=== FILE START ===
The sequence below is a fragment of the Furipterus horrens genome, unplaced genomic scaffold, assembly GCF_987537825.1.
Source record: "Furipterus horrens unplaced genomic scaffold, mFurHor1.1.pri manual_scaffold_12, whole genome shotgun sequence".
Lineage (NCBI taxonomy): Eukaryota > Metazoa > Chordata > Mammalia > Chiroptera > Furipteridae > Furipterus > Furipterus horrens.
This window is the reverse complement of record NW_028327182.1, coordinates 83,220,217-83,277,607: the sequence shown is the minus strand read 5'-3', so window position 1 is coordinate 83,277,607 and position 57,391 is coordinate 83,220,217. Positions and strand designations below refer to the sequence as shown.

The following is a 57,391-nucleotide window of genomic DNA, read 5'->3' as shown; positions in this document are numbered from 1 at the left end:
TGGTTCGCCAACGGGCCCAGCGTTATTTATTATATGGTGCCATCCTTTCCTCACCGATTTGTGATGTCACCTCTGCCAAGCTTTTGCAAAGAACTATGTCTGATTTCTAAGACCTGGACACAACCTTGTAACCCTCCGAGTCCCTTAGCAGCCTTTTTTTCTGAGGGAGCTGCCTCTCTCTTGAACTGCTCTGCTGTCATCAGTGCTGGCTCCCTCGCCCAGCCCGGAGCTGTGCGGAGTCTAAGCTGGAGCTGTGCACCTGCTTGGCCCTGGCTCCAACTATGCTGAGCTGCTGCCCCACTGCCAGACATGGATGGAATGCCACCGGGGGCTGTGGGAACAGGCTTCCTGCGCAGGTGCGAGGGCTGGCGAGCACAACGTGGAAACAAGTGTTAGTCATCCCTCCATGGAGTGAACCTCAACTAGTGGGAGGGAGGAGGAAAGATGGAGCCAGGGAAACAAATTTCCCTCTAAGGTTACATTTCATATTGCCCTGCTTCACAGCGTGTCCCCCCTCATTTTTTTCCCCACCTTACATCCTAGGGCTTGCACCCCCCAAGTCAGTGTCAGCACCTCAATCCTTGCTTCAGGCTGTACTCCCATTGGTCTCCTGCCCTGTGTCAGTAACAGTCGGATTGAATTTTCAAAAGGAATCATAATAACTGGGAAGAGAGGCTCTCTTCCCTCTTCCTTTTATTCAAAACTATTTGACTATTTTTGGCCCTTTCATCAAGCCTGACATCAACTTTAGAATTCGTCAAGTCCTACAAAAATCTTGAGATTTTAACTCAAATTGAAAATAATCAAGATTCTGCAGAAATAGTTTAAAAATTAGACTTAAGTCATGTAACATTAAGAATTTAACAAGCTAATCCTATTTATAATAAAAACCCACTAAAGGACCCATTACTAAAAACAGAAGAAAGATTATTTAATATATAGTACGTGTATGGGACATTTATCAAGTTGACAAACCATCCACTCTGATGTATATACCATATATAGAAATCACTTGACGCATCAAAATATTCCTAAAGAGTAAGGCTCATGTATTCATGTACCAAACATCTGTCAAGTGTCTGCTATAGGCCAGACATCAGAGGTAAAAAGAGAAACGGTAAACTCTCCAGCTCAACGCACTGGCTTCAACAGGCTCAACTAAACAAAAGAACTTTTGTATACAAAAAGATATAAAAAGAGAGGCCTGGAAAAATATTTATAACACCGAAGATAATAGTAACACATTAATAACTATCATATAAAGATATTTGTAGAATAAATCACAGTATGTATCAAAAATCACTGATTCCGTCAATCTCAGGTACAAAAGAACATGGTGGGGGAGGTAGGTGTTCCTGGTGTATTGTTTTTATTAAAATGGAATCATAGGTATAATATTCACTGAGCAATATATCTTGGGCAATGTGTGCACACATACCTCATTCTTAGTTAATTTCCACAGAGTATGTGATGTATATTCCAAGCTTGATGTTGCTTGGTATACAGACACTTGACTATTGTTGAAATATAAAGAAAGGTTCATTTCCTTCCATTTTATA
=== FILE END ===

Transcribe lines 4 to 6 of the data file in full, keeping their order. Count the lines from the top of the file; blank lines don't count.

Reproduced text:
This window is the reverse complement of record NW_028327182.1, coordinates 83,220,217-83,277,607: the sequence shown is the minus strand read 5'-3', so window position 1 is coordinate 83,277,607 and position 57,391 is coordinate 83,220,217. Positions and strand designations below refer to the sequence as shown.

The following is a 57,391-nucleotide window of genomic DNA, read 5'->3' as shown; positions in this document are numbered from 1 at the left end:
TGGTTCGCCAACGGGCCCAGCGTTATTTATTATATGGTGCCATCCTTTCCTCACCGATTTGTGATGTCACCTCTGCCAAGCTTTTGCAAAGAACTATGTCTGATTTCTAAGACCTGGACACAACCTTGTAACCCTCCGAGTCCCTTAGCAGCCTTTTTTTCTGAGGGAGCTGCCTCTCTCTTGAACTGCTCTGCTGTCATCAGTGCTGGCTCCCTCGCCCAGCCCGGAGCTGTGCGGAGTCTAAGCTGGAGCTGTGCACCTGCTTGGCCCTGGCTCCAACTATGCTGAGCTGCTGCCCCACTGCCAGACATGGATGGAATGCCACCGGGGGCTGTGGGAACAGGCTTCCTGCGCAGGTGCGAGGGCTGGCGAGCACAACGTGGAAACAAGTGTTAGTCATCCCTCCATGGAGTGAACCTCAACTAGTGGGAGGGAGGAGGAAAGATGGAGCCAGGGAAACAAATTTCCCTCTAAGGTTACATTTCATATTGCCCTGCTTCACAGCGTGTCCCCCCTCATTTTTTTCCCCACCTTACATCCTAGGGCTTGCACCCCCCAAGTCAGTGTCAGCACCTCAATCCTTGCTTCAGGCTGTACTCCCATTGGTCTCCTGCCCTGTGTCAGTAACAGTCGGATTGAATTTTCAAAAGGAATCATAATAACTGGGAAGAGAGGCTCTCTTCCCTCTTCCTTTTATTCAAAACTATTTGACTATTTTTGGCCCTTTCATCAAGCCTGACATCAACTTTAGAATTCGTCAAGTCCTACAAAAATCTTGAGATTTTAACTCAAATTGAAAATAATCAAGATTCTGCAGAAATAGTTTAAAAATTAGACTTAAGTCATGTAACATTAAGAATTTAACAAGCTAATCCTATTTATAATAAAAACCCACTAAAGGACCCATTACTAAAAACAGAAGAAAGATTATTTAATATATAGTACGTGTATGGGACATTTATCAAGTTGACAAACCATCCACTCTGATGTATATACCATATATAGAAATCACTTGACGCATCAAAATATTCCTAAAGAGTAAGGCTCATGTATTCATGTACCAAACATCTGTCAAGTGTCTGCTATAGGCCAGACATCAGAGGTAAAAAGAGAAACGGTAAACTCTCCAGCTCAACGCACTGGCTTCAACAGGCTCAACTAAACAAAAGAACTTTTGTATACAAAAAGATATAAAAAGAGAGGCCTGGAAAAATATTTATAACACCGAAGATAATAGTAACACATTAATAACTATCATATAAAGATATTTGTAGAATAAATCACAGTATGTATCAAAAATCACTGATTCCGTCAATCTCAGGTACAAAAGAACATGGTGGGGGAGGTAGGTGTTCCTGGTGTATTGTTTTTATTAAAATGGAATCATAGGTATAATATTCACTGAGCAATATATCTTGGGCAATGTGTGCACACATACCTCATTCTTAGTTAATTTCCACAGAGTATGTGATGTATATTCCAAGCTTGATGTTGCTTGGTATACAGACACTTGACTATTGTTGAAATATAAAGAAAGGTTCATTTCCTTCCATTTTATA